Medications to Treat OUD
|TABLE 1. FDA-APPROVED MEDICATIONS TO TREAT OUD|
|Buprenorphine||Sublocade™ (extended-release injection), generics|
|Buprenorphine and naloxone||Suboxone® (under-tongue film), Zubsolv® (tablets), Bunavail® (cheek film), generics|
|Methadone||Dolophine®, Methadose, generics|
|Extended-release naltrexone||Vivitrol® (injection)|
- All FDA-approved medications for OUD should be available and accessible to individuals within the justice system. Treatment should be individualized. (See The ASAM National Practice Guideline for the Treatment of OUD, 2020 Focused Update)
- Buprenorphine and naltrexone for OUD can be prescribed in an office-based setting or opioid treatment program (OTP).
- Methadone can be dispensed only in an OTP.
- Buprenorphine and methadone can immediately treat opioid withdrawal in addition to preventing OUD recurrence and overdose.
- Buprenorphine and methadone can treat chronic pain disorders along with OUD.3
- Extended-release naltrexone can prevent OUD recurrence and overdose in persons who have not used opioids for at least seven days.
Benefits of Medication for OUD
FDA-approved treatments are evidence-based and proven effective in reducing opioid craving, recurrence of use, overdose, and death in persons with OUD. These medications:
- Reduce HIV and hepatitis C transmission and reduce other infections such as bloodstream infections and endocarditis (heart valve infection).
- Does not produce euphoria (“high”) or sedation when appropriately dosed.
- Help participants feel normal, help them in their recovery, and prevent overdose.
- Do not substitute one addictive drug for another.
- Have specific actions on neurotransmitter receptors in the brain that lead to reduced cravings to use, shorten the length of any recurrences, and improve overall addiction and recovery outcomes.
- Save lives by reducing the chance of overdose.
- Significantly increase treatment entry and retention among individuals on probation and parole.
- Do not preclude any other ongoing psychosocial addiction treatment.
Successful OUD treatment, including medications, can increase participant recovery capital in multiple domains. Recovery capital is predictive of treatment outcomes and is described as the breadth and depth of all internal and external resources that can be brought to bear on the initiation and maintenance of SUD remission and recovery.
Medication for OUD and Treatment Courts
Some treatment court team members may be unaware of the benefits of medication for OUD. It is important for treatment court team members to have knowledge of the evidence-based treatments that are available for OUD.
- Methadone, buprenorphine, and extended- release naltrexone are the most effective treatments available for OUD.
- Medication for OUD reduces opioid cravings, opioid use, overdose, and death.
- Medication for OUD supports courts' efforts to reduce recidivism.
- Medication for OUD should be initiated as soon as possible. That includes when individuals are in treatment court, pretrial, probation, jail, prison, parole, and reentry statuses.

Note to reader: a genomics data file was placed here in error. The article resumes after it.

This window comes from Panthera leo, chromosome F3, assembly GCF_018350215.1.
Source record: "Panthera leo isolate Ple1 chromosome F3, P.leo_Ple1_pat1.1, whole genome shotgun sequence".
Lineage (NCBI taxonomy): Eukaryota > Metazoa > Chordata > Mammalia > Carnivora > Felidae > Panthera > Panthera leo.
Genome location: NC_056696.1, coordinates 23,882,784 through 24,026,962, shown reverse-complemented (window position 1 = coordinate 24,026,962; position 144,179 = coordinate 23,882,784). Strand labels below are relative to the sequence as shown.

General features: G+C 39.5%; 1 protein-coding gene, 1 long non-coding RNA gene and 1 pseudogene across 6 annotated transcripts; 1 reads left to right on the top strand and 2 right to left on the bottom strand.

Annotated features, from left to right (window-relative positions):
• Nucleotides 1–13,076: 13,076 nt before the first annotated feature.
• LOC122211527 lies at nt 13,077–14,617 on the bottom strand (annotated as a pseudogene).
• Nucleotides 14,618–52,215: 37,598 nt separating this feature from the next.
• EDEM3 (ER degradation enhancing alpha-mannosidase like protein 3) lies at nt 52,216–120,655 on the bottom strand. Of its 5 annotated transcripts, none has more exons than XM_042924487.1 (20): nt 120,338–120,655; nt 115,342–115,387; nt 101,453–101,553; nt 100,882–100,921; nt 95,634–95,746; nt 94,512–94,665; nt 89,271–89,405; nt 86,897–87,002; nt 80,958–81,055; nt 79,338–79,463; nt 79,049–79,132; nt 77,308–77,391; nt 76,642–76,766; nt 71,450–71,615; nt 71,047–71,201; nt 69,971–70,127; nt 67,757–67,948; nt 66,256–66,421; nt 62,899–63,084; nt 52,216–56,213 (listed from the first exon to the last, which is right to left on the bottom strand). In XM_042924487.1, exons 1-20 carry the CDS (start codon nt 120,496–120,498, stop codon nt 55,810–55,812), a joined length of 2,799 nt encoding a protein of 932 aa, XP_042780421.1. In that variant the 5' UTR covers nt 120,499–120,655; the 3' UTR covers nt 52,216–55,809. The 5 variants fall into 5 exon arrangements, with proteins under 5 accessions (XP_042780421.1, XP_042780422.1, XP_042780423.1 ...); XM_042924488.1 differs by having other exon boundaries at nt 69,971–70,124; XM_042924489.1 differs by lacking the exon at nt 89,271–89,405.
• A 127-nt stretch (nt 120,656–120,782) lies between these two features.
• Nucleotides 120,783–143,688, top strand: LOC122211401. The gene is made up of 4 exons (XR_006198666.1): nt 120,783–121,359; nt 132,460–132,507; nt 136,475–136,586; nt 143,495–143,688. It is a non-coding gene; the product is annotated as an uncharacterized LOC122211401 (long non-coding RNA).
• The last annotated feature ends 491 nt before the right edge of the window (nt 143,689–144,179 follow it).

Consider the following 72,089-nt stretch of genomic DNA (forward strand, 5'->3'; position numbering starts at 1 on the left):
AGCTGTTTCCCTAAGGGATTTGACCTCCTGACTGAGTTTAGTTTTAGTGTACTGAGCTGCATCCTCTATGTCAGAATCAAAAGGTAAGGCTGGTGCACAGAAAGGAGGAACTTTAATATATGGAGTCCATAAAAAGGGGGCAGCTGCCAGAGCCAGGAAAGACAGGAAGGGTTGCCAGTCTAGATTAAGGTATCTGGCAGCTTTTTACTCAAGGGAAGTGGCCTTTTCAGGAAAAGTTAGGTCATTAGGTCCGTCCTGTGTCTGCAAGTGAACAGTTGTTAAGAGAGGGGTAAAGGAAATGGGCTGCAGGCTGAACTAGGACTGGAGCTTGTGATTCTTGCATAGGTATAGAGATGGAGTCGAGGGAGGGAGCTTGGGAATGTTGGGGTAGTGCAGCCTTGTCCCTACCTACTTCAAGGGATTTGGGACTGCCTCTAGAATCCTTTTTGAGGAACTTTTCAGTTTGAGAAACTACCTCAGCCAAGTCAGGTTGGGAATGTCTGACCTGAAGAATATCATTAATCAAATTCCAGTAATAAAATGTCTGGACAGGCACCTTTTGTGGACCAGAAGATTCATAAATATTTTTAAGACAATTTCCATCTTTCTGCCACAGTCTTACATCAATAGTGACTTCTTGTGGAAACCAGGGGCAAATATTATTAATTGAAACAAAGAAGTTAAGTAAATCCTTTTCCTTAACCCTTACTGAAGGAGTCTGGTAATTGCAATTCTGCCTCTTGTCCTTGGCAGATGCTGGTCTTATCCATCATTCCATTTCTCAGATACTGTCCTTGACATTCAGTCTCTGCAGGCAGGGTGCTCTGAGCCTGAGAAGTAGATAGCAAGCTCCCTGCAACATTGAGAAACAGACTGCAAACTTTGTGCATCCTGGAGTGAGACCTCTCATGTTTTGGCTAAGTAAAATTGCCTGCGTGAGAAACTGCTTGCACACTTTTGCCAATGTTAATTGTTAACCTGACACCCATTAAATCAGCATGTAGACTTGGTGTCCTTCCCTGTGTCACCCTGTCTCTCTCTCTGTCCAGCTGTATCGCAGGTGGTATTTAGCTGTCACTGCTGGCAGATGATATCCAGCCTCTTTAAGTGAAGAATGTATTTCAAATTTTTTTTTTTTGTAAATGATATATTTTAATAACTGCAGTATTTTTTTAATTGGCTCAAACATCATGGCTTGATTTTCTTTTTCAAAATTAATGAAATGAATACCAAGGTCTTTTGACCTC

- Treatment court clinicians and clinical case managers are instrumental in linking participants to providers who can prescribe or dispense medications for OUD, no matter where they are in the treatment court process.
- Individuals attempting to enter, progress
through, or complete treatment court
should not be forced to discontinue or
be prevented from initiating medication
- It is a violation of citizen constitutional
rights (Eighth Amendment) to not have
access to medical care while incarcerated.
Methadone can be dispensed
only in regulated settings, such as
OTPs. Some jails and prisons include
medical units where methadone is
- OTPs are federally designated locations where persons with OUD can go to receive medication for treatment.
- OTPs provide medication for OUD, including methadone, and counseling to participants with OUD. They are approved by the Substance Abuse and Mental Health Services Administration (SAMHSA) and regulated at the federal level.
- It is a violation of citizen constitutional rights (Eighth Amendment) to not have access to medical care while incarcerated. Methadone can be dispensed only in regulated settings, such as OTPs. Some jails and prisons include medical units where methadone is dispensed.
- The duration of medication treatment should not be predetermined. There is no recommended length of time for continuing medication for OUD. It is dependent on the severity of illness, outcome, response to treatment, and desires of the patient. Some patients will continue to benefit from medication for many years.
- Treatment courts should support the continued use of medication for OUD throughout the treatment court program process.
- Treatment courts should facilitate access for medication for OUD.
- Treatment courts should avoid using jail sanctions for participants prescribed medication for OUD unless the medication can be continued without interruption during incarceration.
- Incarceration is not an effective overdose prevention strategy. Even brief incarceration without medication for OUD increases the risk of overdose immediately after release.